There’s an anchor chart poster of the modern version of the rhyme, as well as one of the 1901 Mother Goose version that uses the intro line “Hickety Dickety…”
Also included are two “craftivities” and a spinner game, which help reinforce telling analog time as well as digital time.
Hickory Dickory Dock Clock Game:
Hickory Dickory Dock Glue the Numbers on Your Clock, is a spinner game that is played with 2 to 4 players.
Students twirl the spinner. Whatever number they land on, they snip & glue to their clock and trace the digital time on the pendulum area.
The first child to complete all 12 numbers is the winner and receives a mouse for the top of his clock as well as a mini-certificate.
The rest of the children glue their numbers on their clock to earn their mouse sticker as well.
Teachers can have students add a brad and paperclips for clock hands to make this game into a “working” clock to whole-group assess the students, if they want to take this one step farther, or stop there and make the paper plate mouse clock.
Paper Plate "Mousin' Around" Clock:
Here students cut out their clock face and glue it to a colored paper plate. I used multi-colored Halloween plates that I got on sale and then ran off the mice on neon green construction paper for a nice pizzazzy complimentary color.
Pre-cut small strips of black paper. Students will snip these into a point and glue one to the back of their mouse. If you want the ears to be 3-D have them cut on the lines and bend back. This will help them move the mouse to the different times, as they can gently tug on an ear.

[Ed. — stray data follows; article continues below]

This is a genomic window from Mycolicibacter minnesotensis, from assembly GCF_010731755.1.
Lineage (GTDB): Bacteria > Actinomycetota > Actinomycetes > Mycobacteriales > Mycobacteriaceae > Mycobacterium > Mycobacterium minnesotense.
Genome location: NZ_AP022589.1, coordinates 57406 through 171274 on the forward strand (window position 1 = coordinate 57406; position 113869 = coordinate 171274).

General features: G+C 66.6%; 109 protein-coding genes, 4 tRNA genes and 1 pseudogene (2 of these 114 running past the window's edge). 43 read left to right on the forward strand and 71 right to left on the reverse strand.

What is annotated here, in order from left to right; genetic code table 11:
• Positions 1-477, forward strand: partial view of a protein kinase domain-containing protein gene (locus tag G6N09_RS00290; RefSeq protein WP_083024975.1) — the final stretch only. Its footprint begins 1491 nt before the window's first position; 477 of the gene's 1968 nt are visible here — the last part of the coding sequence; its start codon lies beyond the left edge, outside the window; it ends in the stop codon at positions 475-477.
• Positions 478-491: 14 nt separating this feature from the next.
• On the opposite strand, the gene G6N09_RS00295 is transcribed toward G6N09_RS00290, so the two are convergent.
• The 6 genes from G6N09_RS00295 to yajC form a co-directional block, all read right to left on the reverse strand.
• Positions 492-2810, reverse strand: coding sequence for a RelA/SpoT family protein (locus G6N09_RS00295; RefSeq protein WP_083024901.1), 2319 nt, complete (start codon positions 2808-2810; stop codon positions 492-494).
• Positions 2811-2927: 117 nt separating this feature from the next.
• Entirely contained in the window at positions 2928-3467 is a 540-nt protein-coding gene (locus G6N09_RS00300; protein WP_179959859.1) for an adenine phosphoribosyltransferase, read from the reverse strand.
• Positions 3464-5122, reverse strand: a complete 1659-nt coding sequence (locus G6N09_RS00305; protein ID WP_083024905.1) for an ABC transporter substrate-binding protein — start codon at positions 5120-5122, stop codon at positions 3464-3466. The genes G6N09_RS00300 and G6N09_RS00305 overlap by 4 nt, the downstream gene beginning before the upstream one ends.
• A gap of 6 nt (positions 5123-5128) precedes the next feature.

Poke a hole through the mouse, add a brad and fasten it to the back of the plate.
Whole group assess to the hour, by calling on students to give you a time. Children move the mouse’s tail to show that time and then hold up their clock.
Cat Got Your Tail? Time to the hour mouse slider:
Finally, “Time to Pull the Mouse’s Tail” also reviews time by the hour.
Students glue their two "clock tail” strips together and make hands to show the time from 1 to 12.
Teachers cut slits with an Exacto knife in their mouse and slip their “clock tail” into the mouse.
Using glue dots, I’ve added wiggle eyes and a small pom-pom nose for that extra touch of pizzazz.
The teacher calls on quiet students to call out a time. Children slide the mouse’s “tail” to reveal that time and hold up their mouse.
Play continues ‘til all 12 times have been shown.
I’ve also included traceable word flashcards for analog as well as digital times + covers to make an Itty Bitty booklet.
A sample of each one of the activities makes a sweet bulletin board: "Time to see what's up in ____________'s classroom!" or... Hickory Dickory Dock What's Going On On Our Side Of The Block?
Click on the link to view/download the Hickory Dickory Clock Packet
I hope this idea comes just in TIME to be a nice fill-in for whatever you’re doing right now.
I’d enjoy hearing about how you use it. email@example.com
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"Don't put a question mark, where a period should be." -Unknown